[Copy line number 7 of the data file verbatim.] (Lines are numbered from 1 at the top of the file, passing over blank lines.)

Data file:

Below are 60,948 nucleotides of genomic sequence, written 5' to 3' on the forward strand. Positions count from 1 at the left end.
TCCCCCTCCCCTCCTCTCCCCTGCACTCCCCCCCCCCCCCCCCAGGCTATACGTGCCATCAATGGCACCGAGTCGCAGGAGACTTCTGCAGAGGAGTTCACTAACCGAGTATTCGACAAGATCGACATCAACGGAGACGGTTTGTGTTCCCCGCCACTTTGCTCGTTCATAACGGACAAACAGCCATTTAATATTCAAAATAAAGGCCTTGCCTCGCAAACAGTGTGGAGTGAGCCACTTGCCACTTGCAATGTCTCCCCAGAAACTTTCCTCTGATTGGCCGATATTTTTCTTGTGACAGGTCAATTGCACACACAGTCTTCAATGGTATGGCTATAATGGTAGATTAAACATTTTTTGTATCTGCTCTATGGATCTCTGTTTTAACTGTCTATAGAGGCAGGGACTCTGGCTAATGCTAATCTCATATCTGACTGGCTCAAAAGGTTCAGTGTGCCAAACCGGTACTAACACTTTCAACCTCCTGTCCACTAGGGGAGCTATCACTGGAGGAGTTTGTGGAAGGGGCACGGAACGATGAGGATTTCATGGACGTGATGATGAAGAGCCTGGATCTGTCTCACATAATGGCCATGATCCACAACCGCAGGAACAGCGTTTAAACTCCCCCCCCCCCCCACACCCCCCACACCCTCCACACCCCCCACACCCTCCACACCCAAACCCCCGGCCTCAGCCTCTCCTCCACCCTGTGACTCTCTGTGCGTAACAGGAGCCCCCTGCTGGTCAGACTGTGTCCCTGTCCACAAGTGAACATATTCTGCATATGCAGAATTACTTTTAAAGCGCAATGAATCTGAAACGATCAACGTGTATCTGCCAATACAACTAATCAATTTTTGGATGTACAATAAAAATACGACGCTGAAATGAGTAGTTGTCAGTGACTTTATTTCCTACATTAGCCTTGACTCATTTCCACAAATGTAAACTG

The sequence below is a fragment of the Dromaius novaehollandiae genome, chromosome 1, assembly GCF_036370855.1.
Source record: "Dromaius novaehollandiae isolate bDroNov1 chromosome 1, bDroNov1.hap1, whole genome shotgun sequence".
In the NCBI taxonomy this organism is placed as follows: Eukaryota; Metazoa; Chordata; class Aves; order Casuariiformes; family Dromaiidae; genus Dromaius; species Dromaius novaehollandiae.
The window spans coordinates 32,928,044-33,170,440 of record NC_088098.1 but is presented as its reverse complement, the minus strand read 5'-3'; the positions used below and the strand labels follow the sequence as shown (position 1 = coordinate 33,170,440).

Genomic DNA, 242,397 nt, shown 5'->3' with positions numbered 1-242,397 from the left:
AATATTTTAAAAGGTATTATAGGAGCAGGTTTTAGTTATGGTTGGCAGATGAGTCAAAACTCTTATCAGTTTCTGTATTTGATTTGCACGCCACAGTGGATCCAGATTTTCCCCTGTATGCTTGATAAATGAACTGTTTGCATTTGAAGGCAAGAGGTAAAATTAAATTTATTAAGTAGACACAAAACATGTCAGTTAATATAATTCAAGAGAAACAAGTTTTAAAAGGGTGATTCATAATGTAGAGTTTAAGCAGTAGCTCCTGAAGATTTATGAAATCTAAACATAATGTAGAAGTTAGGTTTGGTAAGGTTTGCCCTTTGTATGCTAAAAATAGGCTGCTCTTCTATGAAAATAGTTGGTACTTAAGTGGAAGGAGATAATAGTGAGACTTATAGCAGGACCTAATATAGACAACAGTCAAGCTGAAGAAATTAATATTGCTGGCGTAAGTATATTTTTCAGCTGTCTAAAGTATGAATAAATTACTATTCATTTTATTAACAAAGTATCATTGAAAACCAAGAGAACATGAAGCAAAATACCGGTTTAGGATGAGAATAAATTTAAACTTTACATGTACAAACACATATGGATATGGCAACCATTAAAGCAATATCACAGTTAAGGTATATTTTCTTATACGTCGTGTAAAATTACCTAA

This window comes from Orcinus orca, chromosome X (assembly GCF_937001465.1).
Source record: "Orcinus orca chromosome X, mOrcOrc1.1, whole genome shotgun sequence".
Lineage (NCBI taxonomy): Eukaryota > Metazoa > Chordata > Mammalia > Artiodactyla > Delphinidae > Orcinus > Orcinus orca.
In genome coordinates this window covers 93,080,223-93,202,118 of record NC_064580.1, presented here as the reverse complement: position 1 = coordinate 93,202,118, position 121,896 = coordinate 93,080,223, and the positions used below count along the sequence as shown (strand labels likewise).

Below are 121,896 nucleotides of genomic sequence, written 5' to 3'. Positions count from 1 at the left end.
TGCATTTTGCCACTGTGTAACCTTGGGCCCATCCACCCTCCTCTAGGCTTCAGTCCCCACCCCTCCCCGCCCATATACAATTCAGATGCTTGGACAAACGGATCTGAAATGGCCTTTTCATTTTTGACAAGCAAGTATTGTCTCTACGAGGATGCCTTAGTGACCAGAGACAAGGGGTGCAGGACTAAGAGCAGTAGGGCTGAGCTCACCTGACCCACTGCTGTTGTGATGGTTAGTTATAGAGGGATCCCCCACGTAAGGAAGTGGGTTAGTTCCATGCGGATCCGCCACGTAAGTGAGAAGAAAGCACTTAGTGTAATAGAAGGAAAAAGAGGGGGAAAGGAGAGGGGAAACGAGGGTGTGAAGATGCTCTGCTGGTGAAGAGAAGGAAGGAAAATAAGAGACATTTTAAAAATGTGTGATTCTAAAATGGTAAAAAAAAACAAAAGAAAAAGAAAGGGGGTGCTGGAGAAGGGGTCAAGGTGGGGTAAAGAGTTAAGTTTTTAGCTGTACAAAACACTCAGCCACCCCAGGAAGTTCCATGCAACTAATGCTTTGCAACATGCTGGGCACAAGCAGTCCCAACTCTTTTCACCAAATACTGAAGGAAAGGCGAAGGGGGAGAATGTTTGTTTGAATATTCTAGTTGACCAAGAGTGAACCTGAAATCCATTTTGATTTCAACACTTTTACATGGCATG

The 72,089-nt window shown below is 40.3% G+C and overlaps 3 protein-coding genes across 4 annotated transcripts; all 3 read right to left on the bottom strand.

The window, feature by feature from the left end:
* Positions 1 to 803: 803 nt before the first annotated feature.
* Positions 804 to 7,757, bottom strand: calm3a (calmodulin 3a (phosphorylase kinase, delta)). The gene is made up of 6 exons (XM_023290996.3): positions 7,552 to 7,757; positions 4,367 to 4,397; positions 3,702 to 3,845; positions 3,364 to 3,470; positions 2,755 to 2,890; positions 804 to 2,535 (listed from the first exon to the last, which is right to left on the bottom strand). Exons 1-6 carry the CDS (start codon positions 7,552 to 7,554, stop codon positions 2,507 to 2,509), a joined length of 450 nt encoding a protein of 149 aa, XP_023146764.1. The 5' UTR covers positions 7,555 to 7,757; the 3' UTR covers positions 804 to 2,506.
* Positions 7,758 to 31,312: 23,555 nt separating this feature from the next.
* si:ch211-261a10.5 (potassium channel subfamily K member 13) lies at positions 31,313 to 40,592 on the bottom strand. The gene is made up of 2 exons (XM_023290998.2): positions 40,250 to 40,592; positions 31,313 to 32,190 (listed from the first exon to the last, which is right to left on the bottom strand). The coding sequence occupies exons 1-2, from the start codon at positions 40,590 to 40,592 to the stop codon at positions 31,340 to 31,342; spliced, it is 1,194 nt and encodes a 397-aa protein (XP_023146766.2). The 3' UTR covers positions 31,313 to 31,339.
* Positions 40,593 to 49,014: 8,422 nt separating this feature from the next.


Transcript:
Genomic DNA, 242,397 nt, shown 5'->3' with positions numbered 1-242,397 from the left: